Monday morning I got an e-mail from Steve, the Producer at Opie and Anthony, a New York radio show co-hosted by comedian Jim Norton. The same Jim Norton whose review of Eat, Pray, Love inspired my “Why is Eat, Pray, Love a Joke?” post.
Norton, whose comments I called “sexist,” “unoriginal” and “infuriating” wanted to discuss my blog comments on air Tuesday morning (the whole 20-minute segment can be found here). [Ed. Note: I strongly recommend you listen to it, as it was a phenomenal segment and featured our very own Sarah Arboleda, who is not only super talented in her writing, but is super articulate, too.]
Everyone associated with the show that I spoke with was fantastic. The producer and the hosts really let me get my thoughts across and while there was some good-natured sparring, I didn’t think either side was “attacking” the other.
Let me just say that when I’m typing up these posts, I never assume that the people they’re about are actually going to read them. And maybe I should. This experience has certainly made me more responsible about what I say and how I say it.
The one point that I had really wanted to get across — that I think unfortunately did not make it into my original article or the radio show (my fault, not theirs) — is that this isn’t about making it “wrong” to laugh at crappy chick flicks. I hate crappy chick flicks. I believe it was Anthony who said, “If have to sit through another movie preview of women drinking wine and dancing to old music in their living room, I might vomit,” and I agree.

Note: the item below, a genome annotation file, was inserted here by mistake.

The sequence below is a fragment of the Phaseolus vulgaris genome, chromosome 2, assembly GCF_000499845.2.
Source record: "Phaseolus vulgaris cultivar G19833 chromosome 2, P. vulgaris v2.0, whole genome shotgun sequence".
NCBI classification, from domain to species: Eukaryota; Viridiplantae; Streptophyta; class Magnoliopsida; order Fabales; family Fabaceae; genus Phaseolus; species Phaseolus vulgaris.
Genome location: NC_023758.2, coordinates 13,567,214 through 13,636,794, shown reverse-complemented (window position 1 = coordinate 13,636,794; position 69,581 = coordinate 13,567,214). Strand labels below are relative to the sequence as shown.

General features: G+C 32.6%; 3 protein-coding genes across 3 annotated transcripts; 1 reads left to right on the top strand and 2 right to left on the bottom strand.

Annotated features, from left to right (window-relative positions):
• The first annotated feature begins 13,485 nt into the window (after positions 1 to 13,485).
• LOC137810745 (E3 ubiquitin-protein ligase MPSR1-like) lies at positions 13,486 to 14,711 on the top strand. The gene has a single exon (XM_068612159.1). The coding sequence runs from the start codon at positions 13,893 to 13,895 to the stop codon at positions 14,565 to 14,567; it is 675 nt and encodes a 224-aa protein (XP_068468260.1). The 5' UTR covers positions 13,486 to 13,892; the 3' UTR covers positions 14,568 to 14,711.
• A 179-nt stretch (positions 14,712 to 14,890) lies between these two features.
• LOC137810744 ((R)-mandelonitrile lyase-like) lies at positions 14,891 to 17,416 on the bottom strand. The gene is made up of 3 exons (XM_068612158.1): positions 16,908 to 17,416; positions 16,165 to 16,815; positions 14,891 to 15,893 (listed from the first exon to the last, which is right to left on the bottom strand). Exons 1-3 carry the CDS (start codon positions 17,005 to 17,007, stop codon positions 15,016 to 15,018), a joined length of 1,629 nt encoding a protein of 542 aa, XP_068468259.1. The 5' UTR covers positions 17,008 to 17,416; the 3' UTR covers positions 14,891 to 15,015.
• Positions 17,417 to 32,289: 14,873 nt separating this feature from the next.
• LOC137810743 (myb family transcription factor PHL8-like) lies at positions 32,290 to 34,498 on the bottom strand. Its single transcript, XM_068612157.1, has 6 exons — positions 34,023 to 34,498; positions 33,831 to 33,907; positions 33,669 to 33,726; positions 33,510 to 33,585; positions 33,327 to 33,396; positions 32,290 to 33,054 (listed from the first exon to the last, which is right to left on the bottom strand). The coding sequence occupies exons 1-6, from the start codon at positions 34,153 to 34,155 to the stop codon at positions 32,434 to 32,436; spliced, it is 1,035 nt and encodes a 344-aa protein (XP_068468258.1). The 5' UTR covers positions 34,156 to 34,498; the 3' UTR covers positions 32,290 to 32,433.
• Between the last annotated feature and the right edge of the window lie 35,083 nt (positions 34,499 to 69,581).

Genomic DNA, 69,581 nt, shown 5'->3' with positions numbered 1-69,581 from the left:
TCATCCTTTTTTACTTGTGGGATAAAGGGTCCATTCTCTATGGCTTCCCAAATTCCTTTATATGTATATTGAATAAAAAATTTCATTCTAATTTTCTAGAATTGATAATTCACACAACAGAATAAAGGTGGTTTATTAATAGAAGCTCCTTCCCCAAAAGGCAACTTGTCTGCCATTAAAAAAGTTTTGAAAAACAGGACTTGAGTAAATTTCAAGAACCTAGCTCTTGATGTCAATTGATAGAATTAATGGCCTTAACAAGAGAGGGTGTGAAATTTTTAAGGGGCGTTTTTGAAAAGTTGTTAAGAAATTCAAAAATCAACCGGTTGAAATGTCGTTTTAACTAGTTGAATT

But there is just a stigma about “lady films” that movies about guys just never get. The Expendables might be bad, but women will still go with men to see it because there is no ingrained belief that The Expendables compromises your femininity.
But I do think a lot of guys believe that going to see a movie like Eat, Pray, Love does, in some way, threaten their masculinity. And that was what I thought Norton was talking about on Red Eye. Particularly the part where he said he got ready for the film by repeatedly punching himself in the balls.
Now clearly Norton didn’t actually see the movie. But my point was that, whether or not he had seen the movie, there was still the assumption that it was still a women’s film about women’s issues that a man couldn’t necessarily relate to. Norton said he was being absurd, and as a stand-up comedian, Norton was trying to get some laughs. And let me be clear: he succeeded. I thought the bit on Red Eye was funny, and I should have said that in the original post. As a sidenote, I found out after the fact that Norton is a friend of my favorite comedian, Louis CK. And I’m also somewhat embarrassed to realize that Norton took part in one of the best scenes from CK’s new show, “Louie,” which you can see here (NSFW). If you’re not watching “Louie,” you’re probably a bad person. Just saying.
But my attack on Norton made it sound like I was calling him a sexist, which was not at all intended. Instead, my argument was that his comments were a reflection of a societal attitude about women’s films, and I was using his quick comedy bit on a TV show as a jumping off point to air my own concerns.